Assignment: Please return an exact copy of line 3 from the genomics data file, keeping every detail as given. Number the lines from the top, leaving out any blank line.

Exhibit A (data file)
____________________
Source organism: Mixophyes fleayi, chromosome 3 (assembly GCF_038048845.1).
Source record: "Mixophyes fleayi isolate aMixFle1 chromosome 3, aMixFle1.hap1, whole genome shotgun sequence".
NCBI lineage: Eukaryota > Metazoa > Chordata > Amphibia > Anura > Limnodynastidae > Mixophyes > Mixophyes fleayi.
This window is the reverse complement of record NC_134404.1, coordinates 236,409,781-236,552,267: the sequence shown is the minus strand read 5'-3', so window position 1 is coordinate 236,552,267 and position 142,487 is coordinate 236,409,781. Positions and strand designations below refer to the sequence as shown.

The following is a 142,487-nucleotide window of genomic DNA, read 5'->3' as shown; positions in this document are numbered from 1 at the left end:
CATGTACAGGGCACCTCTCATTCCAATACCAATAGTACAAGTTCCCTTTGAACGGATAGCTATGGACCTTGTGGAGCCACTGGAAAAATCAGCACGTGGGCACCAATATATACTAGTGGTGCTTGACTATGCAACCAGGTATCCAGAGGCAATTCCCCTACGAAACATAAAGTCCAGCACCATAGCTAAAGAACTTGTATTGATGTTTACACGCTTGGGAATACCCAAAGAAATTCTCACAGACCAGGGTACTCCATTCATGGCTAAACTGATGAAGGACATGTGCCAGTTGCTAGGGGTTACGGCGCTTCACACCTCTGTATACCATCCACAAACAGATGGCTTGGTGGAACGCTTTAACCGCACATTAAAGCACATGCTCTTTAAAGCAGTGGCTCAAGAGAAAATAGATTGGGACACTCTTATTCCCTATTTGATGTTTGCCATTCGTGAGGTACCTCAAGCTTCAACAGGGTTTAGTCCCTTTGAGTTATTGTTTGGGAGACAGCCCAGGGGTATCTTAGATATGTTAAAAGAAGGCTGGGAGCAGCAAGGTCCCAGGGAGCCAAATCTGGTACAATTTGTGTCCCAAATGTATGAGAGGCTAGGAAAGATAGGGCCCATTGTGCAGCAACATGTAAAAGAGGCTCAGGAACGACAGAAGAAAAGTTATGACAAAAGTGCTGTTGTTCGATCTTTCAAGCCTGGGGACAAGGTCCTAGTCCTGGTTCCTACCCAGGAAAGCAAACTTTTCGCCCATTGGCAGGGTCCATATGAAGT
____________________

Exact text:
NCBI lineage: Eukaryota > Metazoa > Chordata > Amphibia > Anura > Limnodynastidae > Mixophyes > Mixophyes fleayi.